The suspect appears to be the same person as this Facebook profile based upon the following facts:
1) Same Name
2) Same Location
3) A comparison of the following photos (first from police, second from his facebook profile:
Upon researching the suspect, it appears that he was convinced that he had a computer chip (Brain Computer Interface or BCI) implanted in his brain. Here is a video where he appears to be detecting the “illegally implanted […] silk BCI and a long-range wireless radio-frequency transmitter-receiver” with a “RF detector meter.” He also appears to have posted a link where to buy the detector.
It is very difficult to figure out exactly what MacPherson believed. On his scribd.com page he posted multiple documents that appear to state his concerns. One document, “Genocide – Enemy Combatants in USA Witness Testimonial” is a 682 page document in which MacPherson appears to be providing a “witness statement” and reaching out to government workers to try to warn them about genocide, brain computer interfaces, surgical implants being implanted in civilians, the “Axis Terrorist Faction,” “Terrorist plans to assassinate police and military,” “Italian-axis complicity in the 9-11 Terrorist attacks,” and other concerns. In this document, he claims to have had a chip implanted in his skull, “later during 2007 : a ‘liquid Potassium supplement’ was given to me at a Hospital which later turned out to be a sedative ; this was an orange milky substance that tasted like orange-creamsicle but was a sedative. After this dixie-cup of liquid sedative was fed to me : I was Human-Vivisected by a NeuroSurgery team whom implanted a prosthetic NeuroCircuit Patch in my skull which grafted on to the surface of my brain and a Surgical-Implant Router & Battery which sum-total is a Brain-Computer-Interface.” (more…)
The federal criminal trial against local Keene business owner Panos Eliopoulos is nearing an end. The DEA raided his store Phat Stuff in May 2014 on suspicion of selling the synthetic cannabinoid PB-22. Although undercover agents had purchased PB-22 from Phat Stuff on August 9, 2013, the sale of PB-22 was not prohibited by the DEA until February 10, 2014, by which time Phat Stuff had stopped selling the compound to comply with the law. Since the Constitution prohibits ex post facto enforcement of laws, Panos could not be charged with drug trafficking. Not content to leave empty handed, the US Attorney’s Office filed a criminal indictment against Panos and his wife Katie in February 2015 for Conspiracy to Offer Drug Paraphernalia for Sale (21 USC 846 and 21 USC 863) and Conspiracy to Commit Money Laundering (18 USC 1956). In a plea deal filed on March 10, 2016, Panos and his attorney reached the following agreement with the US Attorney’s Office: (more…)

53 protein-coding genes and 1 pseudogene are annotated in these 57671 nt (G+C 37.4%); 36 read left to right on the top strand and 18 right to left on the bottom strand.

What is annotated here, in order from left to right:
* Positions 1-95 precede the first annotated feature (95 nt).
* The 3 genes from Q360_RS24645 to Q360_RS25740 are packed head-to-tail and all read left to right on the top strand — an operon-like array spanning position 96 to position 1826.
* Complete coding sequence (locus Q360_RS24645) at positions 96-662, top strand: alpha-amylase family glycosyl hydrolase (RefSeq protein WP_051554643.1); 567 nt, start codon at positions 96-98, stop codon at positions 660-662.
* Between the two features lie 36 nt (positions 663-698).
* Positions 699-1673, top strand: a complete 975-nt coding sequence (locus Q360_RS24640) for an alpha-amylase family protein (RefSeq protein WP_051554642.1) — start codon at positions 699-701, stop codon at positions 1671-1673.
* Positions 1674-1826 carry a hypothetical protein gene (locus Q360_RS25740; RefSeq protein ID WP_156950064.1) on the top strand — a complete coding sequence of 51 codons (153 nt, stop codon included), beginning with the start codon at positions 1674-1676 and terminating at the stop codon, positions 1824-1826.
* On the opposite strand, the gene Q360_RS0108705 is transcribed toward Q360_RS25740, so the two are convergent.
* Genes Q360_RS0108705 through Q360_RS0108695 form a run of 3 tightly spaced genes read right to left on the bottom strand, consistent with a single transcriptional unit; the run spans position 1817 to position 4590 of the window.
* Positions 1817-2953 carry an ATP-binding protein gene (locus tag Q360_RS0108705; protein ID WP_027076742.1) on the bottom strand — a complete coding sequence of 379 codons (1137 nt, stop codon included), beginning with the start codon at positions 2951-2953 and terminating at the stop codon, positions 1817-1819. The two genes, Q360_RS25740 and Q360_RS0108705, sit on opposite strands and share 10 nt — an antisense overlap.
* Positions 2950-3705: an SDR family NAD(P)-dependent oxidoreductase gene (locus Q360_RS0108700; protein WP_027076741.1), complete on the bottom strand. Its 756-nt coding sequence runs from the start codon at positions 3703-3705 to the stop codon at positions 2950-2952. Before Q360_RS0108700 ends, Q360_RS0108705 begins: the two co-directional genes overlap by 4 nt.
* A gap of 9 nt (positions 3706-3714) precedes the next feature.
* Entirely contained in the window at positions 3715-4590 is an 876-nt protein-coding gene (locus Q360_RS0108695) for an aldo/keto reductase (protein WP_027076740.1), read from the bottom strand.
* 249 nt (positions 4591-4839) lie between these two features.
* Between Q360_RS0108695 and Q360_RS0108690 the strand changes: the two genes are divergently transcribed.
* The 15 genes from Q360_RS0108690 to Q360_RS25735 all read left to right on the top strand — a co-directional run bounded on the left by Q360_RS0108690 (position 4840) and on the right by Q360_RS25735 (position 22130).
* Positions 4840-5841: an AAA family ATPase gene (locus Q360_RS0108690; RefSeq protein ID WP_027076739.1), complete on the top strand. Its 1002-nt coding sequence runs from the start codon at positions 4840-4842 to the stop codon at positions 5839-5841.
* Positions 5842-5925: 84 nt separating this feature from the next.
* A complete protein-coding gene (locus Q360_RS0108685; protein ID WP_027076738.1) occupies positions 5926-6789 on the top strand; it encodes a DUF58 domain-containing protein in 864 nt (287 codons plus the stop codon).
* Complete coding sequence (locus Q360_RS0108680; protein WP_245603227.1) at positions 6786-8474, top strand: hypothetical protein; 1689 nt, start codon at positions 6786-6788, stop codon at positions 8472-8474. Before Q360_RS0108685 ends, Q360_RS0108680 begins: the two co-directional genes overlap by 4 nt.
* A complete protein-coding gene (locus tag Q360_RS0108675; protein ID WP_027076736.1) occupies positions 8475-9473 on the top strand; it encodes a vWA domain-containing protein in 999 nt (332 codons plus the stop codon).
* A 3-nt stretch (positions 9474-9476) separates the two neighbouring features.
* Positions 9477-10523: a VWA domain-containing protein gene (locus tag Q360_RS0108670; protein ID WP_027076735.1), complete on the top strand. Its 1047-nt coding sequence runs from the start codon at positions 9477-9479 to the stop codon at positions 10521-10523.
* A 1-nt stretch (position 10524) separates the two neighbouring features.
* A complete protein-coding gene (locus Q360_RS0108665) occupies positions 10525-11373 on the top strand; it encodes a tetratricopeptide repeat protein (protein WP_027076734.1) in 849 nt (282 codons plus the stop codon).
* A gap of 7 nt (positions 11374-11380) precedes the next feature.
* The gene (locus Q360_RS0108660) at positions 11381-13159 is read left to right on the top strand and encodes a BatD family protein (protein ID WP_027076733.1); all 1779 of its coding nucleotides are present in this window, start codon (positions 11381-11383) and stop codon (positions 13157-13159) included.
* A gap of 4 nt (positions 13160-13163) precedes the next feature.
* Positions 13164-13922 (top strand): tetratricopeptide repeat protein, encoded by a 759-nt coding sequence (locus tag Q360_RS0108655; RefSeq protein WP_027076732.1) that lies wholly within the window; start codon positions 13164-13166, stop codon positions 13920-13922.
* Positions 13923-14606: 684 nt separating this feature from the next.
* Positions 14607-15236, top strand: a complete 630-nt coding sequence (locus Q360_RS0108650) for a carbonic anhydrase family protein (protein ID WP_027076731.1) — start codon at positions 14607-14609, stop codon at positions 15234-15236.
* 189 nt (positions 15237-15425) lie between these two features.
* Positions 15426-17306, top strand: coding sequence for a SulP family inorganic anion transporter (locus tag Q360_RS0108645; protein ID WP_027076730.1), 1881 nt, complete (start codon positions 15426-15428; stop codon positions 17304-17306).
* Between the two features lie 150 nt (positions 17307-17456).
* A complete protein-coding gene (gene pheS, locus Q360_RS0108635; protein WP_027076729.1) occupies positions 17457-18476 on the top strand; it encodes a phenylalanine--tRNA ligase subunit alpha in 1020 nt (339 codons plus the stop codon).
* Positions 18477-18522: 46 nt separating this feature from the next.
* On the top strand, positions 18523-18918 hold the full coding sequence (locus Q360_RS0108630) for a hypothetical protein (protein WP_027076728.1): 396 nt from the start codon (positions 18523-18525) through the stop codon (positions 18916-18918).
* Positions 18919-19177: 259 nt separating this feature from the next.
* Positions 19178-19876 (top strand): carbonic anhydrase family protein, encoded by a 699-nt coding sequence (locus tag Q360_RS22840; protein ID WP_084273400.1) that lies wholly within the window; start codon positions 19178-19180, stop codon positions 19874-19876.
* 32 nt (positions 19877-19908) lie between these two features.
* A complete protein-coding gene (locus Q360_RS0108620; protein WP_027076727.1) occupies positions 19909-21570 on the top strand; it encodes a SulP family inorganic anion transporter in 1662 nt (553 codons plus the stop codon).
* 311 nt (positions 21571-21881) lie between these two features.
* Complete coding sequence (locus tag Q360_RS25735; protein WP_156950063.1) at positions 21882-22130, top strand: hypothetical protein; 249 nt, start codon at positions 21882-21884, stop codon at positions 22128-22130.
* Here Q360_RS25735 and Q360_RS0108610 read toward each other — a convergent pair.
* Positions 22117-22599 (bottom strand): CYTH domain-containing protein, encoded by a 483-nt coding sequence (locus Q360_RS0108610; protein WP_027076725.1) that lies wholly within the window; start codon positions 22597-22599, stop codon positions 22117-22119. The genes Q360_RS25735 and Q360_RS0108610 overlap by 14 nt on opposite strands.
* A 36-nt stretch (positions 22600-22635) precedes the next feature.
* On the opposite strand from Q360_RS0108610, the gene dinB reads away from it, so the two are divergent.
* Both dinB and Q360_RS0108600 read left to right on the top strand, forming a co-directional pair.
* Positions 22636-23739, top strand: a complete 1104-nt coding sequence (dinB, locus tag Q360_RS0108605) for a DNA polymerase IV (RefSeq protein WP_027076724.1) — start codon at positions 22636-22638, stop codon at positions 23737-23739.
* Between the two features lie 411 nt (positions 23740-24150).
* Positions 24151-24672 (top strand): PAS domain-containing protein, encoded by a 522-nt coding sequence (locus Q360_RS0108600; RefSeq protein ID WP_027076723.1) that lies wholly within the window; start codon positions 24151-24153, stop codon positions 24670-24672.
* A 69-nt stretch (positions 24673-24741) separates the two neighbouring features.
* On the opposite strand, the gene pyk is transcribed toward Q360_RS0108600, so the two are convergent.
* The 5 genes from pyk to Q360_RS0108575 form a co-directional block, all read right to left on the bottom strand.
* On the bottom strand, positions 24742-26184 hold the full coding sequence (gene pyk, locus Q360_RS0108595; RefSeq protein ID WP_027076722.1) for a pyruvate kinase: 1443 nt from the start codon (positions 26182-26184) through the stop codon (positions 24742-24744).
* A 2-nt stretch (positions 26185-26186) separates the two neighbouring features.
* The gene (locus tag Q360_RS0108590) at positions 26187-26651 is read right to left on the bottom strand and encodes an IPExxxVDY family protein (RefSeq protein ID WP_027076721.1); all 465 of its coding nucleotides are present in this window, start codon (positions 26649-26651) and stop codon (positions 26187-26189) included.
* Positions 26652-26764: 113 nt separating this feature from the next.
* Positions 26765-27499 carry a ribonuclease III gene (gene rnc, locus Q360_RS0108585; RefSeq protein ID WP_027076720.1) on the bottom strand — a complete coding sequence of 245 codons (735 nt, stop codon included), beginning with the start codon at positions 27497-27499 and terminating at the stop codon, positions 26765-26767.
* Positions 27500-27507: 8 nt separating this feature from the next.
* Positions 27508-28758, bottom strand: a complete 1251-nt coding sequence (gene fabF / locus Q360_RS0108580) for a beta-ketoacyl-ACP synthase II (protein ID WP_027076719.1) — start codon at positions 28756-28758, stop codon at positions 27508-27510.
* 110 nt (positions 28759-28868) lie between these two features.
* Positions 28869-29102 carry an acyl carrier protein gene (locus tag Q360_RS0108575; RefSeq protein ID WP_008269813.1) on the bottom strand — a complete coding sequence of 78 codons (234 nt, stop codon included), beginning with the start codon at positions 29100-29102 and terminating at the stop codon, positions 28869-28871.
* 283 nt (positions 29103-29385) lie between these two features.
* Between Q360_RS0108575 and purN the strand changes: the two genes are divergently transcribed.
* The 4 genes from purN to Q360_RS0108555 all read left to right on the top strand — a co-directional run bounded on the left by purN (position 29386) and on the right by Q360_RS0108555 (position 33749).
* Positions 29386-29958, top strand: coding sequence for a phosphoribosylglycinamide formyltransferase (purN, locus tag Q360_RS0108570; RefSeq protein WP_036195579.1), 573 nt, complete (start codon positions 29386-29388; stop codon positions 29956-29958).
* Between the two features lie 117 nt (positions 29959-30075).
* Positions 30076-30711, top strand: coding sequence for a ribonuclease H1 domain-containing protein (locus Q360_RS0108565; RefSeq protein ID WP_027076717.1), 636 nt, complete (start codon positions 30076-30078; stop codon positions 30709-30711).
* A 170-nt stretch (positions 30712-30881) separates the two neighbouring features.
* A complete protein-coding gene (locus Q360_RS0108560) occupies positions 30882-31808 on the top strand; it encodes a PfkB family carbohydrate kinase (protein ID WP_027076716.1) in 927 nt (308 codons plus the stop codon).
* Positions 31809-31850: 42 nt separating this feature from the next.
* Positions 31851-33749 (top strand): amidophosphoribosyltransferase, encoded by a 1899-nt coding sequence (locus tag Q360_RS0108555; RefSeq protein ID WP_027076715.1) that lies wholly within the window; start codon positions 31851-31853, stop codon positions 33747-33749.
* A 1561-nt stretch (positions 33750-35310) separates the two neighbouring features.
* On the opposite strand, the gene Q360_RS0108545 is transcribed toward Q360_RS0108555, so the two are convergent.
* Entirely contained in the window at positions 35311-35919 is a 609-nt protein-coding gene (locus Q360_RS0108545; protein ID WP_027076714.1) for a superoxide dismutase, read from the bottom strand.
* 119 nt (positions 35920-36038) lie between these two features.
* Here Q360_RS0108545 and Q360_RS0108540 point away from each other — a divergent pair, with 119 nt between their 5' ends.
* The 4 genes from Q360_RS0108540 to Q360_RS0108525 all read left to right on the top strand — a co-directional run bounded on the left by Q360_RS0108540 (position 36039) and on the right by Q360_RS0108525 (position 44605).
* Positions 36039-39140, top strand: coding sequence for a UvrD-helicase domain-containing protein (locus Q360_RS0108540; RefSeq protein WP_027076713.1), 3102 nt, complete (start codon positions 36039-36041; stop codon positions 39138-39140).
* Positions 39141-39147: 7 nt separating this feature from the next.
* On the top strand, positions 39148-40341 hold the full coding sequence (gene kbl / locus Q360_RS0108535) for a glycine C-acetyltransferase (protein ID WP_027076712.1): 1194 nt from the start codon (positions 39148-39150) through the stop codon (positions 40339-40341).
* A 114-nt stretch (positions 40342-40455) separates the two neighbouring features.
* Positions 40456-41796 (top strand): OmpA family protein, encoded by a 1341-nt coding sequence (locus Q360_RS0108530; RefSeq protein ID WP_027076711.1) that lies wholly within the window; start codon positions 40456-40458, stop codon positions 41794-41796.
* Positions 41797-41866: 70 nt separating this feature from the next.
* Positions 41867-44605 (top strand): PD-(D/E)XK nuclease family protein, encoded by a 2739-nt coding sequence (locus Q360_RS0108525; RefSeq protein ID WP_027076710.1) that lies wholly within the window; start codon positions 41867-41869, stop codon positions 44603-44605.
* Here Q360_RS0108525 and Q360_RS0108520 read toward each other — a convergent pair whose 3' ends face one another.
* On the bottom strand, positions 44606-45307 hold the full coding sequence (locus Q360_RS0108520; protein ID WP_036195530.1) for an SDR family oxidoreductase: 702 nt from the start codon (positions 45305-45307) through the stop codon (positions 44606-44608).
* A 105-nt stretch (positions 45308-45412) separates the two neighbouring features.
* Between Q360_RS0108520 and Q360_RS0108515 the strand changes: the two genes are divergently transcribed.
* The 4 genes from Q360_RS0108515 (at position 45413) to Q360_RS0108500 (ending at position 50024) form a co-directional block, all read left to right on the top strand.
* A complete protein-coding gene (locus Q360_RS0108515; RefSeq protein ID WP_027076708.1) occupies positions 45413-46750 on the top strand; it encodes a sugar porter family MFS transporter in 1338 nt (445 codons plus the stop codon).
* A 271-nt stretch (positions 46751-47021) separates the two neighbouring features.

After the city’s latest failure at the superior court, once again the city has given us an early Christmas present by deciding to appeal the most recent decision to the NH Supreme court.
The city’s expensive attorneys from Gallagher, Callahan & Gartrellwaited until the LAST possible day they could file to legally file the appeal (PDF). The city has already spent countless dollars on this case and this latest appeal is a further waste of taxpayer funds.
The appeal is for the Supreme court to look ONLY at the lower court’s ruling regarding the request for the “buffer zone” injunction. The NH Supreme court has already decided the allegations of “tortious interference”, “civil conspiracy”, “negligence”, and the demand for financial compensation were unfounded and the activities engaged in by the Robin Hooders are protected by the first amendment.
The Drug Enforcement Agency’s (DEA) raid on local Keene smoke shop PhatStuff in May 2014 resulted in a criminal indictment against Phat Stuff owners Panos and Katie Eliopoulos in February 2015 for Conspiracy to Offer Drug Paraphernalia for Sale (21 USC 846 and 21 USC 863) and Conspiracy to Commit Money Laundering (18 USC 1956). In a motion filed on October 5, 2015, it was revealed federal prosecutors had offered Panos a deal where he would plead guilty to some lesser charge in exchange for the government dropping the case against his wife Katie. Although Panos initially accepted the deal, he has since changed his mind and the beleaguered Keene business owners will be going to trial on January 20, 2016 at the federal courthouse in Concord.
Contrary to what was implied in the media, Phat Stuff and its owners were not criminally charged with selling synthetic cannabinoids or any other controlled substance. In the companion civil asset forfeiture case for Phat Stuff, USA v. $695.00 US Currency et al, the complaint alleges that on August 9, 2013 an undercover informant for the DEA purchased the synthetic cannabinoid known as PB-22 from the Keene store. The sale of PB-22 was not made illegal by the DEA until February 10, 2014 when the agency placed the compound on Schedule I by administrative order. Phat Stuff stopped selling PB-22 prior to September 27, 2013 to comply with a Keene city ordinance forbidding its sale. Since the constitution specifically forbids ex post facto laws, Phat Stuff and its owners could not be prosecuted for the sale and distribution of a controlled substance. That left the government with the charges of selling drug paraphernalia, conspiracy, and money laundering.